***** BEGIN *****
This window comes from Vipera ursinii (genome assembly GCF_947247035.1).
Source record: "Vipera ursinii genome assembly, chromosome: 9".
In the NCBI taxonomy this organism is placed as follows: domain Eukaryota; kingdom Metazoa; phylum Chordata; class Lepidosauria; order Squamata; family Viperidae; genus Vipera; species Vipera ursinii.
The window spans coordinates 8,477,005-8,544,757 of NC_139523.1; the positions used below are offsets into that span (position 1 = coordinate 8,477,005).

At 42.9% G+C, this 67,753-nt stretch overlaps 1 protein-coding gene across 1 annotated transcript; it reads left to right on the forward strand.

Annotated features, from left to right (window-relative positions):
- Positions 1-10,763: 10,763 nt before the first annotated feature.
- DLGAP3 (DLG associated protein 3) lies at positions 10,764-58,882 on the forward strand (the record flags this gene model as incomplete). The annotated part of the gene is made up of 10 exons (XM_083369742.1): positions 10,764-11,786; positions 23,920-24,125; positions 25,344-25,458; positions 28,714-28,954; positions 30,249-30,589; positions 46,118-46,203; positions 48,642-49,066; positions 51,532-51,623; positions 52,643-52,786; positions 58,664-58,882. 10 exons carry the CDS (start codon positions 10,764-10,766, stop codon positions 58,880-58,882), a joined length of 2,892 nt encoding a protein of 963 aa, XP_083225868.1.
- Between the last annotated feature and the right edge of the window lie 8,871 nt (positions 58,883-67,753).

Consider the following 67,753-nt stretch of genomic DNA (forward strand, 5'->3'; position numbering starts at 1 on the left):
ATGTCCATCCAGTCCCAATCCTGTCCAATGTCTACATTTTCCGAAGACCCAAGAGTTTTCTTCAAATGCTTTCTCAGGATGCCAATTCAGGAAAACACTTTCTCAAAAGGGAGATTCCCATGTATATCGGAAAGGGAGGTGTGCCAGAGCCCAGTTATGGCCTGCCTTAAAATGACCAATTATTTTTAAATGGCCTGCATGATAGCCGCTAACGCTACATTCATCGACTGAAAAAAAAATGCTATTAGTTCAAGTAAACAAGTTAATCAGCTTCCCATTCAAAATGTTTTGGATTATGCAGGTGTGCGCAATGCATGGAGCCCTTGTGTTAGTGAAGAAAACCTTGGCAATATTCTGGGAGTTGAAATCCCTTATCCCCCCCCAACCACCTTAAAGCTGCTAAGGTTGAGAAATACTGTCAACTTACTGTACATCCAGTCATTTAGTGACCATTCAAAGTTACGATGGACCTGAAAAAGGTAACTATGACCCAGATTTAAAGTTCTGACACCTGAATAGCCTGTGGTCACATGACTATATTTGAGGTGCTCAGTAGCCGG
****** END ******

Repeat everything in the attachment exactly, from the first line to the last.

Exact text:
This window comes from Vipera ursinii (genome assembly GCF_947247035.1).
Source record: "Vipera ursinii genome assembly, chromosome: 9".
In the NCBI taxonomy this organism is placed as follows: domain Eukaryota; kingdom Metazoa; phylum Chordata; class Lepidosauria; order Squamata; family Viperidae; genus Vipera; species Vipera ursinii.
The window spans coordinates 8,477,005-8,544,757 of NC_139523.1; the positions used below are offsets into that span (position 1 = coordinate 8,477,005).

At 42.9% G+C, this 67,753-nt stretch overlaps 1 protein-coding gene across 1 annotated transcript; it reads left to right on the forward strand.

Annotated features, from left to right (window-relative positions):
- Positions 1-10,763: 10,763 nt before the first annotated feature.
- DLGAP3 (DLG associated protein 3) lies at positions 10,764-58,882 on the forward strand (the record flags this gene model as incomplete). The annotated part of the gene is made up of 10 exons (XM_083369742.1): positions 10,764-11,786; positions 23,920-24,125; positions 25,344-25,458; positions 28,714-28,954; positions 30,249-30,589; positions 46,118-46,203; positions 48,642-49,066; positions 51,532-51,623; positions 52,643-52,786; positions 58,664-58,882. 10 exons carry the CDS (start codon positions 10,764-10,766, stop codon positions 58,880-58,882), a joined length of 2,892 nt encoding a protein of 963 aa, XP_083225868.1.
- Between the last annotated feature and the right edge of the window lie 8,871 nt (positions 58,883-67,753).

Consider the following 67,753-nt stretch of genomic DNA (forward strand, 5'->3'; position numbering starts at 1 on the left):
ATGTCCATCCAGTCCCAATCCTGTCCAATGTCTACATTTTCCGAAGACCCAAGAGTTTTCTTCAAATGCTTTCTCAGGATGCCAATTCAGGAAAACACTTTCTCAAAAGGGAGATTCCCATGTATATCGGAAAGGGAGGTGTGCCAGAGCCCAGTTATGGCCTGCCTTAAAATGACCAATTATTTTTAAATGGCCTGCATGATAGCCGCTAACGCTACATTCATCGACTGAAAAAAAAATGCTATTAGTTCAAGTAAACAAGTTAATCAGCTTCCCATTCAAAATGTTTTGGATTATGCAGGTGTGCGCAATGCATGGAGCCCTTGTGTTAGTGAAGAAAACCTTGGCAATATTCTGGGAGTTGAAATCCCTTATCCCCCCCCAACCACCTTAAAGCTGCTAAGGTTGAGAAATACTGTCAACTTACTGTACATCCAGTCATTTAGTGACCATTCAAAGTTACGATGGACCTGAAAAAGGTAACTATGACCCAGATTTAAAGTTCTGACACCTGAATAGCCTGTGGTCACATGACTATATTTGAGGTGCTCAGTAGCCGG